• Tom Mboya admitted to shooting the restaurant owner in self-defence.
• He told chief magistrate Martha Mutuku that he aimed his gun at Osewe’s hands because he wanted to disarm him.
The city businessman who shot at Ranalo Foods restaurant owner in 2016 has told a court William Osewe had threatened to chop off his manhood and kill him if he didn’t stop sleeping with his wife.
Tom Mboya admitted to shooting the restauranter in self-defence. He told chief magistrate Martha Mutuku that he aimed his gun at Osewe’s hands because he wanted to disarm him.
“The complainant, in this case, had previously said that I had slept with his wife and he was going to cut my manhood if I don’t stop. He cocked his gun twice but could not shoot and my aim was to shoot his hands,” Mboya told the court.
Mboya who was giving his defence testimony said that Osewe had threatened him even before the incident happened in 2016.
Osewe, the owner of the popular Ranalo or K'osewe Foods along Kimathi Street, Nairobi, was shot on December 1, 2016.
Mboya is accused of trying to kill Osewe and another man, Wilfred Ombunya Tembula. He pleaded not guilty to a charge of attempted murder in 2017 and is out on Sh300,000 bail.
In December 2016, Mboya testified that he was in Garden Estate when Osewe came shouting that he was going to kill him.
“He is a loud person and he attracted the public. I tried to walk away from him. We moved to an area near a river as he followed me. I saw Osewe draw his gun, a pistol and cock it twice, so I felt unsafe and decided to draw mine,” he said.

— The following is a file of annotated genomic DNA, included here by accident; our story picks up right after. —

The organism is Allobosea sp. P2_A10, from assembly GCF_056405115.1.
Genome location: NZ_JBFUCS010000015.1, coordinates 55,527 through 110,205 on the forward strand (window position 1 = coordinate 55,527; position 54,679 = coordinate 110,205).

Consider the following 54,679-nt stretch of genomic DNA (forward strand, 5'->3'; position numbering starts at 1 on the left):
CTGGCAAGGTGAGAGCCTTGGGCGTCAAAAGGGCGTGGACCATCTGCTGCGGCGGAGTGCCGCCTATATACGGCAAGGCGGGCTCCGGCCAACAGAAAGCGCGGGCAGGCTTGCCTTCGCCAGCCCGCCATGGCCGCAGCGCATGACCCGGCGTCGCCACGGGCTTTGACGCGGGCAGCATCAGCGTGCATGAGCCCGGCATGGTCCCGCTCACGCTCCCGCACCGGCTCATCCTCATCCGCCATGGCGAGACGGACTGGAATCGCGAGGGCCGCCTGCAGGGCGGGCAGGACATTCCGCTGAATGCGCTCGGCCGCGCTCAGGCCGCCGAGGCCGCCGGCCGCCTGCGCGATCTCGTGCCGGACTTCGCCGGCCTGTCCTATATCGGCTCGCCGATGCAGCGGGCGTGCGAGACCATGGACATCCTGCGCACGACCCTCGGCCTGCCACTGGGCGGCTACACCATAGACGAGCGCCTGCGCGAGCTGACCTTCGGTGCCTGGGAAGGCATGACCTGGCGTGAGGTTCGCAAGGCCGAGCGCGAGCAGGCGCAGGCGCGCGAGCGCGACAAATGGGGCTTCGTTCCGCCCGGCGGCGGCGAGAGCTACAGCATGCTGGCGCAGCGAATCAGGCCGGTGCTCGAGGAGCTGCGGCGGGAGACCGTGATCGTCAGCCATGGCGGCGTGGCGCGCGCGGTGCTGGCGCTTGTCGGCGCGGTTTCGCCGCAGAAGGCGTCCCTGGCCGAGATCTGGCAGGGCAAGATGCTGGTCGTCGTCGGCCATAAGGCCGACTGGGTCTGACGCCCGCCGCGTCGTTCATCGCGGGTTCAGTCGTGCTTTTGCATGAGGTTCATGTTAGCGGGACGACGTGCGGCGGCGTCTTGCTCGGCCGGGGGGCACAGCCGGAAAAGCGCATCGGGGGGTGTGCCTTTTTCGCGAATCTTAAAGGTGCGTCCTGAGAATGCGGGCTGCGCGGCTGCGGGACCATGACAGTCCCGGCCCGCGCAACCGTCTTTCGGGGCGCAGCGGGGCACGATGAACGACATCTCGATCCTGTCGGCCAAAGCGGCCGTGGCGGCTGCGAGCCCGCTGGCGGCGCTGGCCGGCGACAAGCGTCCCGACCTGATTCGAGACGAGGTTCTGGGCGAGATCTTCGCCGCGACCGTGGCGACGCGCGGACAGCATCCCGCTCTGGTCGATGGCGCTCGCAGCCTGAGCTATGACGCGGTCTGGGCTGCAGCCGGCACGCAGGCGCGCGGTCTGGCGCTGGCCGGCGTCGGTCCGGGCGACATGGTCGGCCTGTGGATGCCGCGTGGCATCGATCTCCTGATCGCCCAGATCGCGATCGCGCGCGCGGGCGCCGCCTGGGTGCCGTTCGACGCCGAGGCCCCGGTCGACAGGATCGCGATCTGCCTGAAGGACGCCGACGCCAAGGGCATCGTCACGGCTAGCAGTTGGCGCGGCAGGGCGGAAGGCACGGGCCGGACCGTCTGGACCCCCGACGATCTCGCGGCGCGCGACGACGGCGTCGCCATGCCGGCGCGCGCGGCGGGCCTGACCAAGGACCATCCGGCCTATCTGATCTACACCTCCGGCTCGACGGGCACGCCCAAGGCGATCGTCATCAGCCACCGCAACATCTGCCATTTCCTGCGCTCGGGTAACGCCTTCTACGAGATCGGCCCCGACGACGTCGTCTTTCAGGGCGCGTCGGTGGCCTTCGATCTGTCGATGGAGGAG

There were people around them who wanted to know why they were fighting.
“If you cock gun twice and try to trigger it does not shoot, it jams, that's what I was taught by the GSU,” he told the court.
Mboya said he shot once at Osewe's hand and shot again twice in the air.
Osewe fell down but was still holding the gun. Mboya then shot in the air again to scare him more and alert the public.
“I was doing my duty as required when trying to defend yourself or disarm someone,” he said.
Mboya said that he was not aware he had shot another person. And the person was not known to him. The court heard that a watchman was also shot by Mboya. But he said it would not have been possible as the watchman was up and he was down the river.
“I didn't aim at him since I didn't know about him,” he said.
When asked if he knew he had killed Osewe, Mboya said he was sure he had not killed him as he had shot at his hand and was not aware the bullet went to his chest. He denied claims that Osewe was shot in the legs.
Mboya said outside the courts, Osewe walks without crutches, dances and drives fast. After the incident, Mboya said he went to Kasarani police station and explained to the OCPD what had happened. He was disarmed and locked in the cells.
Mboya also admitted to having reported a case in 2014 where Osewe had accused him of sleeping with his woman.
“I told him I didn't know his wife and I cannot date her because am a married man. I even told my boss about the threats Osewe made to me,” the court heard.
He also reported the matter to DCI and recorded a statement.
When his lawyer asked if any step was taken by the police after the matter was reported, Mboya said Osewe’s gun was confiscated. He said his friend advised him to withdraw the case because he and Osewe were friends.
“I withdrew the case in writing in February 2014,” he said.
He added that another incident happened in January 2015. He said he was going to pick an admission letter for his son when Osewe approached him at a filling station.
“I was filling my car when someone came knocking at my car. He moved to the door on my side and warned me that he would kill me if I didn't stop moving with his wife,” he said.
Mboya was advised to report again. He recorded a statement in Nyakach. He showed the statement in court. But the court noted that the statement is not dated, stamped and not signed.
Mboya's wife also recorded a statement dated January 30, 2015.
In September, the court found he had a case to answer. The case will come up on November 21 for cross-examination.